He was the only four-striper I ever served under on a submarine. Captain Harvey Lyons, a formidable presence to be sure. He sometimes would stand in that area between the BPS-11 and the NavPlot when we were rigged for red at periscope depth and make the ships control party very nervous as they would glance at the command pin and the cigar glow. He had salt and pepper close cropped hair and did his workouts in his cabin every evening. Some said they had seen him doing one-arm push-ups. That may be. The crew liked him mainly because he would stop and chew the fat as he made his rounds but they liked him mostly because he scared the hell out of the officers. He found out a lot of things that way. Information he used to "test" randomly selected officers the next morning. It got to the point where some officers would just slide by the crew's mess and grab something rather than risk a shot from Harvey over their scrambled eggs in the wardroom. Our Weps was LCdr H. and despite his youthful appearance he was among the few officers rarely caught off base by the skipper.
Our junior yeoman Tom C---- had wrestled for three years in a North Carolina college and he had that unique ability to lay on the good old boy southern charm and humor and was well liked. Most importantly he got along well with Captain Lyons. Tom was an original kidder and as is almost always the case, if you get a reputation as a kidder...then somewhere, sometime you will get kidded. So it went with Tom.
It was the end of March. We were in the middle of a patrol and active minds had been at work. That night LCdr H. according to plan had the conn as the JAP was executed. Before the days of PC the word to describe this type of caper was the great submarine JAP. This particular JAP had required the efforts of many creative submariners to put together and it was flawless. Carried out in secret, a recording of the General alarm had been made of an earlier Battle Stations Missile. Then everyone who slept near Tom in crew's berthing was drawn in to the plot. Tom's poopy suit and shoes were hidden, the lighting in crews berthing was further reduced and the control room was rigged for black with just enough light for watch standers to function. Then....zero hour. The time of the JAP.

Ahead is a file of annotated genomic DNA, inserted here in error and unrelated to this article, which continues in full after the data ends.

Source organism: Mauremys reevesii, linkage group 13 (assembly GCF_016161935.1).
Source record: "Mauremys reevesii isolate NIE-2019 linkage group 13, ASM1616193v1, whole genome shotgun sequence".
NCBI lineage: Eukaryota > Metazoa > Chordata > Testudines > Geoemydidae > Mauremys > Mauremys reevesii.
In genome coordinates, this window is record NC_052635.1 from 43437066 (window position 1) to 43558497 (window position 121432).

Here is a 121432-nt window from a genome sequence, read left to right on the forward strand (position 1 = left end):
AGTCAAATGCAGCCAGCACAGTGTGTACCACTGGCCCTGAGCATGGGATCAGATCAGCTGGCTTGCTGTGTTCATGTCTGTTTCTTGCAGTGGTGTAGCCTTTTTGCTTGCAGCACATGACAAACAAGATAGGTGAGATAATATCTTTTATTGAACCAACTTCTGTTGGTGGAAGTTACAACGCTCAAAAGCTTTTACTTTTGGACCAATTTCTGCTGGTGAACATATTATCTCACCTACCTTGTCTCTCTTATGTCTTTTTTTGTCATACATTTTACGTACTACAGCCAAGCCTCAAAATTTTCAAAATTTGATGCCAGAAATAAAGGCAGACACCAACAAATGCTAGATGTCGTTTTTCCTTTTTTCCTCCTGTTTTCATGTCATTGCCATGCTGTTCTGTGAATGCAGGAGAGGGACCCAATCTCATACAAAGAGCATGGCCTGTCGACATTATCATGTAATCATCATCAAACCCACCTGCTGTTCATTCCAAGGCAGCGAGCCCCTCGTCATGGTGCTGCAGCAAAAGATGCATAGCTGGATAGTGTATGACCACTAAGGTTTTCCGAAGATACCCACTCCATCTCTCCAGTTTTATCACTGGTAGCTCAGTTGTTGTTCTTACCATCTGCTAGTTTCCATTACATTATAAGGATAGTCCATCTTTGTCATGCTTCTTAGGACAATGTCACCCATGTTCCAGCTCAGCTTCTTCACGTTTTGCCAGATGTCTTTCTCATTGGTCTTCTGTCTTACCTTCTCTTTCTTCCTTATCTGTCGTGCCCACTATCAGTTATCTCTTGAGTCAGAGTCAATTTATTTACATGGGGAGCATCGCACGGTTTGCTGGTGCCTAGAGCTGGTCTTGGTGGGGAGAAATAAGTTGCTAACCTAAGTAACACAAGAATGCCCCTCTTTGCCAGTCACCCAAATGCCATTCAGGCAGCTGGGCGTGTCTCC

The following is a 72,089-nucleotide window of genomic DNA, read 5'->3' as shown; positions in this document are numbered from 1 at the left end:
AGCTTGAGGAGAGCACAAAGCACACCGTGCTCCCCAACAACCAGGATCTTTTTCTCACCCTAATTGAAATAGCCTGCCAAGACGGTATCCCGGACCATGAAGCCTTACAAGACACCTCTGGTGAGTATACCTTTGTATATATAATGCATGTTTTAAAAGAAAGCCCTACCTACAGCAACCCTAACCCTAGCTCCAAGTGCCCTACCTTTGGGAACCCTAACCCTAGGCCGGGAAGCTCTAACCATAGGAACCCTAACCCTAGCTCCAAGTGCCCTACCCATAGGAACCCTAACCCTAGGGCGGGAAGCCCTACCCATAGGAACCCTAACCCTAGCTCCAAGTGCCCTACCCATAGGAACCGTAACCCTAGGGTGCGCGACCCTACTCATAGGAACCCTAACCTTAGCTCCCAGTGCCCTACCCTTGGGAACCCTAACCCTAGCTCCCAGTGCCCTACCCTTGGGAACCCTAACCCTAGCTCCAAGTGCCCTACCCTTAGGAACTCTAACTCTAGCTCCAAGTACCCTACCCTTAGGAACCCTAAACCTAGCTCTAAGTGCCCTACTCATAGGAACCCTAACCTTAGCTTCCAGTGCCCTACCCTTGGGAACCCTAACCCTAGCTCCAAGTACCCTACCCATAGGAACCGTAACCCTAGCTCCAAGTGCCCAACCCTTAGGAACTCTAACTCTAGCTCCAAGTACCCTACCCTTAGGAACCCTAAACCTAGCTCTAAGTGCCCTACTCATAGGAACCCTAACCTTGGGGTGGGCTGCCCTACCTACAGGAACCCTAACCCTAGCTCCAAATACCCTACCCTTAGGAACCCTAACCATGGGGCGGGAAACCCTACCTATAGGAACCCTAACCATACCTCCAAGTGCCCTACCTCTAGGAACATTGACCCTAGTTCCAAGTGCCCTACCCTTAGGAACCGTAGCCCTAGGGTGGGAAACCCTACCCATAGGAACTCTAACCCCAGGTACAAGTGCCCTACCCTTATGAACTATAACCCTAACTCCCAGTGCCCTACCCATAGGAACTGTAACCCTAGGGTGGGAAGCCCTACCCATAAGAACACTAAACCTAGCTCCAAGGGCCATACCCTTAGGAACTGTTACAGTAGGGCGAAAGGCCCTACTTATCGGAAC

Tom bounced out of that rack when he heard the tape recorded alarm and was milling around looking for his poopy suit as voices out of the dark corner told him to get out of the way and get a move on. Resignedly he took off for his battle station on the periscope stand. Barefoot, in his regulation skivvies Tom pushed his way into the dark control room where someone handed him a head set and he plugged it in. In a few moments he said the set wasn't working and he couldn't hear any one and at that moment every light came on. Tom froze, with his head set hooked to no one , standing there in his drawers and blinking in that white light. Practically every guy who was not on watch was packed into that control room. Mr. H. was leaning over the rail doubled up with laughter as Tom, now beet red and spluttering in a moment of serious denial. As we laughed and hooted he tore that head set off and dragged his shred of dignity out of there.
One by one, still laughing at Tom's embarrassment we drifted off to card games, division work or to the rack and in a few moments routine was restored. A couple members of the audience still lingered around the MK-113 and critiqued for the third time what they all had just seen. Bang! that door by the plot flew open and there he was, fists on hips, chin stuck out and glowering. All the air suddenly seemed to be sucked out of there. The planesmen stared straight ahead, the chief of the watch began to take an uncommon interest in the BCP and the QM bent over that plot like we were transiting shoaling water. Lyons took two steps toward the conn as Mr. H. stood like a deer in the headlights. It started like a low rumble; eyes locked on Mr. H. he spoke first to the control room in general, reminding us of the seriousness and immense responsibility we had and how we had acted in a lowly, childish and immature manner and were unworthy of our positions. Making a quick sweep around he snapped back to H. giving him a look that must have physically hurt. H. who had never been known to cower before the Captain - now stood and absorbed that seering lecture about irresponsible behavior and setting an example. After what seemed like a very, very long time the skipper with a snort turned and left.
No one uttered a word. We didn't know if we had dodged a bullet or had just caught one. LCdr H. , normally a very talkative man quietly disappeared into his chair as everyone else suddenly had something to keep them busy.
Then that door bounced open again and there was the skipper holding a mug of coffee - very deliberately he looked around and then flashing his best Burt Lancaster toothy grin said simply, "April Fools!"
Dammit! Tom had won again.